There are action sequences and tense moments, too; much of the city is overrun with Zurks, little tardigrade-like balls of destruction that seem cute at a distance but are insatiably ravenous and will devour everything in their path, especially furry quadrapeds that come too close. Several of the game’s action pieces involve you evading and outplatforming groups of Zurks that try desperately to catch you and take you down to the bones, but most of these situations are extremely manageable and the tension is designed to be just enough to make you care but not enough to overly stress you out. Except maybe in the sewers; there’s some scary shit in the sewers but that’s best left to be seen firsthand. There’s also some light stealth in later parts of the game, but the well-designed kind that makes you feel sneaky and quick, just like a cat ought to be.
I played Stray on the PlayStation 5, where it looks absolutely stunning in 4K, running at a constant 60 FPS and with HDR enabled. The city, all of its colors, its dark corners, its dirt and trash, and its beauty in decay come to life on the system. It also features some beautifully sharp reflections and realistic-looking lighting effects (which appear to be raytraced but I’ve not confirmed that yet), which all comes together to create a cavalcade of visually arresting scenes. While I am sure that Stray is gorgeous on the PC as well, this is one of those games that really feels at home on a larger screen with a controller in your hand and a living room environment, especially at night.
On PlayStation 5, Stray takes advantage of the DualSense’s speaker and haptic triggers, playing meows and purrs right in your hands, and providing resistance whenever you’re digging your claws into something extra scratchy or making biscuits on something soft. It’s nothing revolutionary in terms of how the controller is being used, but it adds to the overall sense of immersion in subtle ways.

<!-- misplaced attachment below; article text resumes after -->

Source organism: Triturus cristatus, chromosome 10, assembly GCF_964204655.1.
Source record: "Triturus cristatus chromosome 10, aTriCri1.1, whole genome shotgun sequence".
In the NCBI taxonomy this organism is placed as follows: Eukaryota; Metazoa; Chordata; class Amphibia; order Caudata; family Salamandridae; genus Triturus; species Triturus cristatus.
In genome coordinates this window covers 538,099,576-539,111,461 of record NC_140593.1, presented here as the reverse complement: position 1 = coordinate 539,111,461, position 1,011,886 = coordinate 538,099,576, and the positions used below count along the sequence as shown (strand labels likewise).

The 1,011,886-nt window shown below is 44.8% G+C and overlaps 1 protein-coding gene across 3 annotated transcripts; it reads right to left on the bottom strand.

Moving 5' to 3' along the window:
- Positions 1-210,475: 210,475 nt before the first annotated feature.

Stray is full of heart, sprinkled with plenty of cute moments between the cat and the bots it meets, and innocent but entertaining cat antics like getting your head stuck in a paper bag or being startled backward because something you knocked over fell too close. In many cases it’s not even specific scripted moments where the personality shines through, but it’s that the entire city is created in a way so that opportunities for warmth and joy exist nearly everywhere, especially when paired with the mechanics of simply being a cat and being able to do cat things all the time.
The only thing I find myself wanting for in Stray is just… more. It’s such a deliberately composed thing, precise in its design and scope, packing loads of detail into its spaces and giving you just enough to see and do without becoming rote. The main inhabited areas where much of the game takes place are so fun to explore, I often wished there was even more to see and do in each of them, like each area was over and done with too soon even after I’d finished everything there was. I think it’s the usual problem of balancing there being enough to see without it becoming overwhelming or clouding the player’s focus, but I do wish there were just a few more apartments and shops to dip into here and there.
Stray is a serious vibe from start to finish, and it’s not interested in being a loud, in your face blockbuster type of game. It is paced exactly as you want it to be; it’s often quiet, sometimes contemplative, occasionally meandering (as in carefree, not distracted), but never dull. It’s an adventure, and there is purpose to it, but more than anything Stray wants you to just be there and experience what it has to offer. Frankly, this might be too laid back for some; there certainly isn’t high drama to be found, or even massive stakes to compel you forward, and while you can blitz through it quickly, in doing so you’d miss a lot. Stray offers something for curious at heart, an exploratory adventure with lots of joy to be had, and to get the most out of it you’ve really got to take it at a cat’s pace.
A PlayStation 5 code was provided in advance by the publisher for review purposes